Ive been invited alongside my wife, (the painter Sarah R Key) to exhibit at the Southwell Artists Weekend in October. I am extremely pleased to have been asked to do this as I have long admired the artists community in this small Notts town and especially been a fan of Peter Cartwright‘s paintings since I first saw one in an Arts Council touring exhibition in the late 1960’s. but I’m also a little daunted by the prospect of being in any proximity to artists of his quality and the potential for unfavourable comparison!
It got me to thinking about the way in which superb artists rarely get recognition within their own communities here in the UK. On the continent its almost invariably the case that the best of the artists in any locality are displayed within their museums and galleries alongside the ‘names’ from elsewhere. It was the case in Dresden a week or so back when we were there for Ostrale 012. In the fabulous Albertinum alongside important pictures from established twentieth century figures there were a smattering of the recognised (but hardly household names) from the locality. This is not a plea for parochialism – I’d expect only the very best to be included. However it is a sadness that Peter is not (as far as I’m aware) either represented in the Nottingham museums collection nor on regular display in the long gallery at the Castle Museum. Nor for that matter is John Newling and in Derby (though they do have a Michael Porter) there are no photographs by John Blakemore. If you ‘google’ these guys you will certainly begin to understand that they have unimpeachable international reputations that warrant their inclusion in any consideration of quality within the fields they work.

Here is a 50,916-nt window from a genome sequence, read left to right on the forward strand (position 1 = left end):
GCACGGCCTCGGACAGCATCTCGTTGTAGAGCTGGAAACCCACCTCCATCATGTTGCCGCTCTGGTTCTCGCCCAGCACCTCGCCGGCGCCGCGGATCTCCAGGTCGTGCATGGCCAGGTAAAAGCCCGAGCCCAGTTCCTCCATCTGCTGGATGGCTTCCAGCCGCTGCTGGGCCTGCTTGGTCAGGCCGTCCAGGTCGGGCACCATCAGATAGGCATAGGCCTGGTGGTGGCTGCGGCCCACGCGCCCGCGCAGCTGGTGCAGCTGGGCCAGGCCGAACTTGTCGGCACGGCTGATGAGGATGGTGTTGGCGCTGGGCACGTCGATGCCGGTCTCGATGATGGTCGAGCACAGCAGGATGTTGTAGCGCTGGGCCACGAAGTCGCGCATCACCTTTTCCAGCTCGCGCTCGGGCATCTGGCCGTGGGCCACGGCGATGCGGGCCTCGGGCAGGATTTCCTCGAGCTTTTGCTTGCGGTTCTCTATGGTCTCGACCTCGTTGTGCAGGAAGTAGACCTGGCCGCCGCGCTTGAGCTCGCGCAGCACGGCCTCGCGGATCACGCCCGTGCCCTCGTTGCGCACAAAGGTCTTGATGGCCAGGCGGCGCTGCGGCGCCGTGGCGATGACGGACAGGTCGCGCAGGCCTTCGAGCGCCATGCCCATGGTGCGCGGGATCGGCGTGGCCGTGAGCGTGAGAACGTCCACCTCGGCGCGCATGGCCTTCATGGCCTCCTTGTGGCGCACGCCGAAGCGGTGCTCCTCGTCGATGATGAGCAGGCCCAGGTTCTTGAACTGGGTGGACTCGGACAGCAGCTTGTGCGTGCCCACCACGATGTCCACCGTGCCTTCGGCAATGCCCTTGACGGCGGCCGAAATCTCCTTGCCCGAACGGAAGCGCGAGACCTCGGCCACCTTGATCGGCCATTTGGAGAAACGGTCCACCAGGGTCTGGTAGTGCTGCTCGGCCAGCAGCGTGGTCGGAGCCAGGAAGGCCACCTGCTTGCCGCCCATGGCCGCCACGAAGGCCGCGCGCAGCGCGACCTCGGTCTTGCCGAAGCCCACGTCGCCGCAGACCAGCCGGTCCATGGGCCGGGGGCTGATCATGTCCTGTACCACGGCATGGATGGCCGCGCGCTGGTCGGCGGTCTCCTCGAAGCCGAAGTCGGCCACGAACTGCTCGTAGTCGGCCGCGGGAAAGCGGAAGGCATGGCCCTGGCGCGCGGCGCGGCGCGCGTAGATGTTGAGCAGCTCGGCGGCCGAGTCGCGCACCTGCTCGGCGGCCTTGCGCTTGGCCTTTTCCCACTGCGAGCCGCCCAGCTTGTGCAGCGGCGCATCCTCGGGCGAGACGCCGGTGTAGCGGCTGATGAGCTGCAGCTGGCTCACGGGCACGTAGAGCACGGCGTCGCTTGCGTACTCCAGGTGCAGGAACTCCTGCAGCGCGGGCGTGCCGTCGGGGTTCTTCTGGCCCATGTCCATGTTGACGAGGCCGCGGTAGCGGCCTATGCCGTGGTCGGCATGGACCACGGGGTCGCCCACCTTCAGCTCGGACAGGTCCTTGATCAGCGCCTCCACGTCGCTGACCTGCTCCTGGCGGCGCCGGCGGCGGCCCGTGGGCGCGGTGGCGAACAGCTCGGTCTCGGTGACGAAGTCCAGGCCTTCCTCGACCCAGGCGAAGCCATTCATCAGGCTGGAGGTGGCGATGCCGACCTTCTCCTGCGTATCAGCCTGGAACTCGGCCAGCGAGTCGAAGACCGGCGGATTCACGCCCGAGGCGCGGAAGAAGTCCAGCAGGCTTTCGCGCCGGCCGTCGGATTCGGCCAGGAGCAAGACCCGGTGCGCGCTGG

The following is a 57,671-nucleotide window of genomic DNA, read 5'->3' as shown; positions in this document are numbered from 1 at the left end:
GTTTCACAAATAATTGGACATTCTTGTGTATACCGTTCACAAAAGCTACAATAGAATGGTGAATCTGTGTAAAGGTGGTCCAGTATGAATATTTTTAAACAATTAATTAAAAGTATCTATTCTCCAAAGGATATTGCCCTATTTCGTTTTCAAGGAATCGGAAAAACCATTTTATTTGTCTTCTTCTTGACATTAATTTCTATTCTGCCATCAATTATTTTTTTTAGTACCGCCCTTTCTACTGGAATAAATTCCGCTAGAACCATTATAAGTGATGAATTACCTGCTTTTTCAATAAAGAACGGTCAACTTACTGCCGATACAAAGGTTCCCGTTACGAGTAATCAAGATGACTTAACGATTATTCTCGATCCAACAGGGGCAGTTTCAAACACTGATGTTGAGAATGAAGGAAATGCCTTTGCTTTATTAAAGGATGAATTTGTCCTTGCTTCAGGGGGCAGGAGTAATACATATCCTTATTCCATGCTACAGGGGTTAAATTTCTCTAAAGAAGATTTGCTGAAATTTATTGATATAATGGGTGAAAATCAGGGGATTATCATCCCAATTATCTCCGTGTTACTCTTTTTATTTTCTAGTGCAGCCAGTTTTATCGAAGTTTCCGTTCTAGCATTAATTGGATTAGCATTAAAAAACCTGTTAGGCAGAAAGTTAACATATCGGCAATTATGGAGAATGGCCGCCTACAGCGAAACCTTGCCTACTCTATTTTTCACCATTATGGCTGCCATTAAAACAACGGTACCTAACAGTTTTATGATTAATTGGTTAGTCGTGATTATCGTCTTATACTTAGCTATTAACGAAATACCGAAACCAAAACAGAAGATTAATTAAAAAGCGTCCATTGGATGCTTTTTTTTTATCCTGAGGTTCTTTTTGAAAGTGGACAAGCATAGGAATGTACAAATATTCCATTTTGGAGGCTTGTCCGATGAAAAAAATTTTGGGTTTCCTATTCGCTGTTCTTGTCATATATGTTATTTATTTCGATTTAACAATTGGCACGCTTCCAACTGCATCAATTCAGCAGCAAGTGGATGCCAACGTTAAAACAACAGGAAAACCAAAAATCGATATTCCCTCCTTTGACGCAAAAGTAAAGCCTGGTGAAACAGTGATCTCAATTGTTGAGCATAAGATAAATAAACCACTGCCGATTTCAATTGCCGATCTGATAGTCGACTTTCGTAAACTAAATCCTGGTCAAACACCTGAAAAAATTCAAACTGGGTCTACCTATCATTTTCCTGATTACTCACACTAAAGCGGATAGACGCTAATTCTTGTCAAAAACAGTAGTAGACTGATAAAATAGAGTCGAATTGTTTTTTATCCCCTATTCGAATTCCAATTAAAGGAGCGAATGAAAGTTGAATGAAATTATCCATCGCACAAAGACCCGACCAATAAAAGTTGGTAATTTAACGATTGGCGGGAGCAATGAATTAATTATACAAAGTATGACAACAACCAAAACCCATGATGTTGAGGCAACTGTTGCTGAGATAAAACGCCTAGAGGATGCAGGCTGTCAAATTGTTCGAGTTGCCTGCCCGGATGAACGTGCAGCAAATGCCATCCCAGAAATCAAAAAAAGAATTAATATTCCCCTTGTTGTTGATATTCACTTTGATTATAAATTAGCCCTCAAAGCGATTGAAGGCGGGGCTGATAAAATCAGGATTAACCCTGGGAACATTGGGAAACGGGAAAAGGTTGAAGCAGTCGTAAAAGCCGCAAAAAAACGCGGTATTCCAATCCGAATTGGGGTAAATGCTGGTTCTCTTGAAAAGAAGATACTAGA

If they were domiciled in Ghent, Malmo, Dresden or Nantes I can pretty much guarantee they would be represented in the contemporary museum collections alongside the holdings of Richter’s, Warhol’s and Beuys. And I reckon they would stand the comparison pretty well.
Its such a pity that here we are in thrall to the ‘tastemakers’ in London whose narrow view (as parochial in its own way as any small museum ‘in the sticks’) dominates the thinking of regional curators (especially of the Arts Council supported venues) who are more conscious of their career development than of quality or audience. There are exceptions of course but, by and large, this is the agenda that wins out and we are all the poorer for it.
Enough of the ranting…I’m thinking I shall show a small selection of the watercolours that are coming along as part of the Deadly Delicious series.